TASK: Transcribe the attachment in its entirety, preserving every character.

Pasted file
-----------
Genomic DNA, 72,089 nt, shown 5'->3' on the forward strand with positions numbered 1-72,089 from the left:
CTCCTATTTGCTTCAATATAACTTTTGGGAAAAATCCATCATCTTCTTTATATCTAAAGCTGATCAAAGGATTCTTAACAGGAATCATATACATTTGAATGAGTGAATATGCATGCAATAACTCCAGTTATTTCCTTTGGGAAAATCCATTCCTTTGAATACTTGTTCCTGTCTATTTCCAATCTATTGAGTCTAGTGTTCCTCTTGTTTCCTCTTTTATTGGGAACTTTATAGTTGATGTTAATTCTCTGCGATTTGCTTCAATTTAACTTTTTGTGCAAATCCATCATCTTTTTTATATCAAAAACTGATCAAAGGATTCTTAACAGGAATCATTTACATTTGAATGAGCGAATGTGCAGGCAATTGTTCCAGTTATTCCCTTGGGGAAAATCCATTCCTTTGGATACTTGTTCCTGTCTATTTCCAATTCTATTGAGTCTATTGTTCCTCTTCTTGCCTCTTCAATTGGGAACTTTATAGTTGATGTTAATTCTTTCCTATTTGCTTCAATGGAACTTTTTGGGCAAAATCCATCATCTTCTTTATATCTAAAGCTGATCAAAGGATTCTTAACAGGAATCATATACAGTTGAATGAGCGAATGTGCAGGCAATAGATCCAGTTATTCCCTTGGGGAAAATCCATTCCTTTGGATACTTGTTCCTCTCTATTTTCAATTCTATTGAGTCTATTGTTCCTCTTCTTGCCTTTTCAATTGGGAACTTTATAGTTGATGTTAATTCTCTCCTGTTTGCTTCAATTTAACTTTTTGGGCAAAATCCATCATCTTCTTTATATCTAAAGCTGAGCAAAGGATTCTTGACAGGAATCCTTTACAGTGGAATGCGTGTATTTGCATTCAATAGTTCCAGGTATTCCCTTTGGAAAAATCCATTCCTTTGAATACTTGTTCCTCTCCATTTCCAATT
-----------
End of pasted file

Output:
Genomic DNA, 72,089 nt, shown 5'->3' on the forward strand with positions numbered 1-72,089 from the left:
CTCCTATTTGCTTCAATATAACTTTTGGGAAAAATCCATCATCTTCTTTATATCTAAAGCTGATCAAAGGATTCTTAACAGGAATCATATACATTTGAATGAGTGAATATGCATGCAATAACTCCAGTTATTTCCTTTGGGAAAATCCATTCCTTTGAATACTTGTTCCTGTCTATTTCCAATCTATTGAGTCTAGTGTTCCTCTTGTTTCCTCTTTTATTGGGAACTTTATAGTTGATGTTAATTCTCTGCGATTTGCTTCAATTTAACTTTTTGTGCAAATCCATCATCTTTTTTATATCAAAAACTGATCAAAGGATTCTTAACAGGAATCATTTACATTTGAATGAGCGAATGTGCAGGCAATTGTTCCAGTTATTCCCTTGGGGAAAATCCATTCCTTTGGATACTTGTTCCTGTCTATTTCCAATTCTATTGAGTCTATTGTTCCTCTTCTTGCCTCTTCAATTGGGAACTTTATAGTTGATGTTAATTCTTTCCTATTTGCTTCAATGGAACTTTTTGGGCAAAATCCATCATCTTCTTTATATCTAAAGCTGATCAAAGGATTCTTAACAGGAATCATATACAGTTGAATGAGCGAATGTGCAGGCAATAGATCCAGTTATTCCCTTGGGGAAAATCCATTCCTTTGGATACTTGTTCCTCTCTATTTTCAATTCTATTGAGTCTATTGTTCCTCTTCTTGCCTTTTCAATTGGGAACTTTATAGTTGATGTTAATTCTCTCCTGTTTGCTTCAATTTAACTTTTTGGGCAAAATCCATCATCTTCTTTATATCTAAAGCTGAGCAAAGGATTCTTGACAGGAATCCTTTACAGTGGAATGCGTGTATTTGCATTCAATAGTTCCAGGTATTCCCTTTGGAAAAATCCATTCCTTTGAATACTTGTTCCTCTCCATTTCCAATT